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  • Bert Vogelstein Laboratory

    The Bert Vogelstein Laboratory seeks to develop new approaches to the prevention or treatment of cancers through a better understanding of the genes and pathways underlying their pathogenesis.

    Our major focus is on cancers of the colon and rectum. We have shown that each colon neoplasm arises from a clonal expansion of one transformed cell. This expansion gives rise to a small benign colon tumor (called a polyp or adenoma). This clonal expansion and subsequent growth of the tumors appears to be caused by mutations in oncogenes and tumor suppressor genes, and the whole process is accelerated by defects in genes required for maintaining genetic instability. Mutations in four or five such genes are required for a malignant tumor to form, while fewer mutations suffice for benign tumorigenesis. As the mutations accumulate, the tumors become progressively more dangerous.

    Current studies are aimed at the further characterization of the mechanisms through which these genes act, the ident...ification of other genes that play a role in this tumor type, and the application of this knowledge to patient management. view more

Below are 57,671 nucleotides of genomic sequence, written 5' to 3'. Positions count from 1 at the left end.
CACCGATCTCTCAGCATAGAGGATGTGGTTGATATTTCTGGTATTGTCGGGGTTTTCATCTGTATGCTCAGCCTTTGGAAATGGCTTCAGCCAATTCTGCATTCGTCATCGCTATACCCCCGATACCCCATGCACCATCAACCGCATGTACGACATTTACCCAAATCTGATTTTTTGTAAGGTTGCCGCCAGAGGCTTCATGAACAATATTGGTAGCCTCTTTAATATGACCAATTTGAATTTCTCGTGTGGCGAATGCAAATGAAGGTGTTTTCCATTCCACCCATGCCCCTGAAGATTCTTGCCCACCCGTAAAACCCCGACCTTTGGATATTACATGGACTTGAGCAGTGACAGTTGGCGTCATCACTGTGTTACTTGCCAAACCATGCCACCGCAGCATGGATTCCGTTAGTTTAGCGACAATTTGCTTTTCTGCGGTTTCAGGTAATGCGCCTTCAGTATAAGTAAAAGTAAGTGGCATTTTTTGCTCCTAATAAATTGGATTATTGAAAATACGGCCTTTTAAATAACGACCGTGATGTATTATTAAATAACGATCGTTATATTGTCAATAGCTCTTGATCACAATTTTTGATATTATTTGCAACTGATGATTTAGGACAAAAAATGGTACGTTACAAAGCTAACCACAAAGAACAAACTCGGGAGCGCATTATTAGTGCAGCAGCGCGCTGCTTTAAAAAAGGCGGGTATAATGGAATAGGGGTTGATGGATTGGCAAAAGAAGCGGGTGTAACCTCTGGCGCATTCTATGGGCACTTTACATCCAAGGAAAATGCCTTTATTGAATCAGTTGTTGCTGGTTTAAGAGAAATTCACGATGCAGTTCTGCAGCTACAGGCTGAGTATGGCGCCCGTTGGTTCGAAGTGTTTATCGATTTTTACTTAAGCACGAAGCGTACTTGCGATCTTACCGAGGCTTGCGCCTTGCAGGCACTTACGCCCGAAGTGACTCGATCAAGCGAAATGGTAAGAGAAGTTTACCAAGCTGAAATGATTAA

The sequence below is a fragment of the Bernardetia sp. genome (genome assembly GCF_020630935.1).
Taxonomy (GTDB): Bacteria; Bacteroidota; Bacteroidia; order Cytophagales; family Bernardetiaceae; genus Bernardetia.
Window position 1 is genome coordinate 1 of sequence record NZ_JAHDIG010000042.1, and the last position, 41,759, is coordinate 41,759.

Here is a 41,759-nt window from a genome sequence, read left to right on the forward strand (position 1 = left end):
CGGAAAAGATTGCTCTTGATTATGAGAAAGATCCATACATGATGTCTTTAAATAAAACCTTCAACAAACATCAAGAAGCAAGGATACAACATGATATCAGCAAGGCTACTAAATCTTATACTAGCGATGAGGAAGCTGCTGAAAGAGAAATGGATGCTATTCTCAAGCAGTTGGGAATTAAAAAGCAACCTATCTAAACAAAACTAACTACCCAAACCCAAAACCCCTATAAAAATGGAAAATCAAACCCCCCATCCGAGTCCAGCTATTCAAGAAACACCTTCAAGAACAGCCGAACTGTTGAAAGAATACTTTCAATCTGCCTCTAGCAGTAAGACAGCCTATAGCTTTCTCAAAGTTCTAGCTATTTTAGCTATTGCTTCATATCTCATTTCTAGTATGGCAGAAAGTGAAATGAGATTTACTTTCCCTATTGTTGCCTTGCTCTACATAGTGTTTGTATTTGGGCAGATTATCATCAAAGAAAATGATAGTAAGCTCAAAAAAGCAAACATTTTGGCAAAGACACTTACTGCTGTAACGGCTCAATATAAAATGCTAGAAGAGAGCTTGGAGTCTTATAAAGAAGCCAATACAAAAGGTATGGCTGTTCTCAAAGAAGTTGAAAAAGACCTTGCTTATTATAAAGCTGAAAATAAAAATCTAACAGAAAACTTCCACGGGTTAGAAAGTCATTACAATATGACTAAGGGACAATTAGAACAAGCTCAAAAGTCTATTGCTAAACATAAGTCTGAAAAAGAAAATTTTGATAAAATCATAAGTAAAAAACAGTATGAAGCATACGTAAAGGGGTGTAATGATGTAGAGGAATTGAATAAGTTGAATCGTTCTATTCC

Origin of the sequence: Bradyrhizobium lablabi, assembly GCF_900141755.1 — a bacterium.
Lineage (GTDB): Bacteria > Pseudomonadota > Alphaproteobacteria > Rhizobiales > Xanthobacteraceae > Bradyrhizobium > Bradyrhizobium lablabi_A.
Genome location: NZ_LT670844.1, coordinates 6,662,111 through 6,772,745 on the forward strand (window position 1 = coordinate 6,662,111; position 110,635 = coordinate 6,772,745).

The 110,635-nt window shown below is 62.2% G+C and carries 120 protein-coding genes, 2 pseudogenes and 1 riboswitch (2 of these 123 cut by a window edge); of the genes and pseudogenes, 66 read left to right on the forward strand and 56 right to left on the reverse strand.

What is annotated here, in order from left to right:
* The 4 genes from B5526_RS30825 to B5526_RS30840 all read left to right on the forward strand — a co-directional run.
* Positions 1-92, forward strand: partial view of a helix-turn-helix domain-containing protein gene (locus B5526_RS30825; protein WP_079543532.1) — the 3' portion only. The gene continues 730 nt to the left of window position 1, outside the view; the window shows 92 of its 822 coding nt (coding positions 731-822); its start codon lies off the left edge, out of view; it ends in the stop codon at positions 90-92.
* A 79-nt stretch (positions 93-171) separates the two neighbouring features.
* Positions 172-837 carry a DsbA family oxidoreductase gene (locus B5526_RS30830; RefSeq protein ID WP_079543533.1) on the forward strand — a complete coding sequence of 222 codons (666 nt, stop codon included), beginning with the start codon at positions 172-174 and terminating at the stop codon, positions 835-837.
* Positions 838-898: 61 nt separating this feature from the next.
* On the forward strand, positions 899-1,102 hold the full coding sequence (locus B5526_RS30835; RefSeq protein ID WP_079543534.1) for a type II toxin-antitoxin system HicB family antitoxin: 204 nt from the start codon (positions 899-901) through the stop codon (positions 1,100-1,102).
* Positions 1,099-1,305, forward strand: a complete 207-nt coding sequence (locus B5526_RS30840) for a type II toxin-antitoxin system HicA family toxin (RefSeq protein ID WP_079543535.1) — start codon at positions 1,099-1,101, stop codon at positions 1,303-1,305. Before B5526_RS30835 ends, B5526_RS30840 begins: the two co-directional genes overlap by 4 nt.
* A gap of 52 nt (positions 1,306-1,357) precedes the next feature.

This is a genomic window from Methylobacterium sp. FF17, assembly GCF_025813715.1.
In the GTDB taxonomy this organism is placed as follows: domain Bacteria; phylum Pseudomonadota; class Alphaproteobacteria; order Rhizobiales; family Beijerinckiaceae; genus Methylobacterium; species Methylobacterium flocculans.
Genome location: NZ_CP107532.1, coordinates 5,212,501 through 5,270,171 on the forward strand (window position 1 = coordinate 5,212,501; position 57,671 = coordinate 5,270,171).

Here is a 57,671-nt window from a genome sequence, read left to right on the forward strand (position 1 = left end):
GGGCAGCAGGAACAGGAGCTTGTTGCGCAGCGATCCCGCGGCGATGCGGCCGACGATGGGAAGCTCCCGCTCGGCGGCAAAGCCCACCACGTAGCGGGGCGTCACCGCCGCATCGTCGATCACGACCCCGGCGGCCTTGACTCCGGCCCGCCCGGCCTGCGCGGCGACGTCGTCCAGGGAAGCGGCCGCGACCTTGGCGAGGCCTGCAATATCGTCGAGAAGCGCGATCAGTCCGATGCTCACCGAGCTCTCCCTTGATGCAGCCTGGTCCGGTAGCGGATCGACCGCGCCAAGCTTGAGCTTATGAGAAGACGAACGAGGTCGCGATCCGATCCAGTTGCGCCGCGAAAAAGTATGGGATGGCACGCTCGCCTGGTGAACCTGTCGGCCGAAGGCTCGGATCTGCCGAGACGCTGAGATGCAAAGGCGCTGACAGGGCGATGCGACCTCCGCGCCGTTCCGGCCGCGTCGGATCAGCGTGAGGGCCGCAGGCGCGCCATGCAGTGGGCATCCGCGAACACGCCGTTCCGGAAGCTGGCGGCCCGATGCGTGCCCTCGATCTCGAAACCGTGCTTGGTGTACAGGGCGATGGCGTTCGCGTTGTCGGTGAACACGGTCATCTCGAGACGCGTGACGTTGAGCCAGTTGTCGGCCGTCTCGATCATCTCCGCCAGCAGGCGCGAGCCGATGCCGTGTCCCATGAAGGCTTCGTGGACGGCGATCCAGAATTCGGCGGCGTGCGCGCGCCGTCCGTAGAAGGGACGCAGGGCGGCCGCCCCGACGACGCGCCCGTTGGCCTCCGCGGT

Research Areas: rectal cancer, colon cancer, genomics, pathogenesis

    Lab Website

    Principal Investigator

    Bert Vogelstein, M.D.

    Department

    Oncology

  • Head and Neck Cancer Clinical Trials and Tissue Bank

    The Johns Hopkins Head and Neck Cancer Tissue Bank enrolls patients and collects research specimens from Head and Neck Tumor patients, both cancerous and benign, with particular focus on Head and Neck Squamous Cell Cancer patients. It provides specimens to researchers both within the institution and outside.

    Research Areas: benign, malignant, cancer, tumor, head and neck tumors, Squamous cell carcinoma

  • The Sfanos Lab

    The Sfanos Lab studies the cellular and molecular pathology of prostate disease at the Johns Hopkins University School of Medicine. We are specifically interested in agents that may lead to chronic inflammation in the prostate, such as bacterial infections and prostatic concretions called corpora amylacea. Our ongoing studies are aimed at understanding the influence of prostate infections and inflammation on prostate disease including prostate cancer and benign prostatic hyperplasia (BPH). The laboratory also focuses on the influence of the microbiome on prostate disease development, progression, and/or resistance to therapy.

    Research Areas: disease resistance, prostate cancer, prostate, benign prostatic hyperplasia, prostate disease, chronic inflammation

    Lab Website

    Principal Investigator

    Karen Sfanos, M.S., Ph.D.

    Department

    Pathology

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